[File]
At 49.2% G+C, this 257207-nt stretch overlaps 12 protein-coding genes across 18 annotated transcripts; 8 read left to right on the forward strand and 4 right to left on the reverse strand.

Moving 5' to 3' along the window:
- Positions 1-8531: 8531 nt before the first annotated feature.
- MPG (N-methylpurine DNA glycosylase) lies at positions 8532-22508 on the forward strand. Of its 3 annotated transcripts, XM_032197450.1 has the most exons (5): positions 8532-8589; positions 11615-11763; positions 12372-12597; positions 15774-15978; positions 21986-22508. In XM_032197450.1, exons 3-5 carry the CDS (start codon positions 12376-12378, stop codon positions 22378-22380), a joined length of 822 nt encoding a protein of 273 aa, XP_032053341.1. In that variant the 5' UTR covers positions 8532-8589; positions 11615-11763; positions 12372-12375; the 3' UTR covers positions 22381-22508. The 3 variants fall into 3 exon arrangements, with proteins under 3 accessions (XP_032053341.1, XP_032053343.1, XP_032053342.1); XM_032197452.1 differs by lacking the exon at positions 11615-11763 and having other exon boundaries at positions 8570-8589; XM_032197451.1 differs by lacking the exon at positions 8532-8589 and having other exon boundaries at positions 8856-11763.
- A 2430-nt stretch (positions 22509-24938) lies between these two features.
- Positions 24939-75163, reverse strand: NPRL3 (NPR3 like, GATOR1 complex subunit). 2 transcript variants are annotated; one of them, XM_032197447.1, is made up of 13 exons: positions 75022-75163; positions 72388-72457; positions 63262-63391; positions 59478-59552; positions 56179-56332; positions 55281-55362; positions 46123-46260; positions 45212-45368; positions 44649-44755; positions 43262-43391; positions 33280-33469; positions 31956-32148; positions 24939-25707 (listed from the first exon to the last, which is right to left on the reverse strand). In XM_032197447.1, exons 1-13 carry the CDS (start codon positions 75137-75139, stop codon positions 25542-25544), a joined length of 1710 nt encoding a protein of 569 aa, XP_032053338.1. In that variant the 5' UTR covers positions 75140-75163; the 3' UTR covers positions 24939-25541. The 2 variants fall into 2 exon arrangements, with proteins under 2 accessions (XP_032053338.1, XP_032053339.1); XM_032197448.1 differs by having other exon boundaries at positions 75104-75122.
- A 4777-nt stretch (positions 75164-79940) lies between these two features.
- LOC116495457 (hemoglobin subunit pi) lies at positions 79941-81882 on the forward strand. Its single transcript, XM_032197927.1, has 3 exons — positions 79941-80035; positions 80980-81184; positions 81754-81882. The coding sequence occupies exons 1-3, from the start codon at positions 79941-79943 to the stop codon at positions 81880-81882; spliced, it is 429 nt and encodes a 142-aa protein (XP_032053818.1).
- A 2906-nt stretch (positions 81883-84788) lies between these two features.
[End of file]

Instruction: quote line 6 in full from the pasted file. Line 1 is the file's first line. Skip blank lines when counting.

- Positions 24939-75163, reverse strand: NPRL3 (NPR3 like, GATOR1 complex subunit). 2 transcript variants are annotated; one of them, XM_032197447.1, is made up of 13 exons: positions 75022-75163; positions 72388-72457; positions 63262-63391; positions 59478-59552; positions 56179-56332; positions 55281-55362; positions 46123-46260; positions 45212-45368; positions 44649-44755; positions 43262-43391; positions 33280-33469; positions 31956-32148; positions 24939-25707 (listed from the first exon to the last, which is right to left on the reverse strand). In XM_032197447.1, exons 1-13 carry the CDS (start codon positions 75137-75139, stop codon positions 25542-25544), a joined length of 1710 nt encoding a protein of 569 aa, XP_032053338.1. In that variant the 5' UTR covers positions 75140-75163; the 3' UTR covers positions 24939-25541. The 2 variants fall into 2 exon arrangements, with proteins under 2 accessions (XP_032053338.1, XP_032053339.1); XM_032197448.1 differs by having other exon boundaries at positions 75104-75122.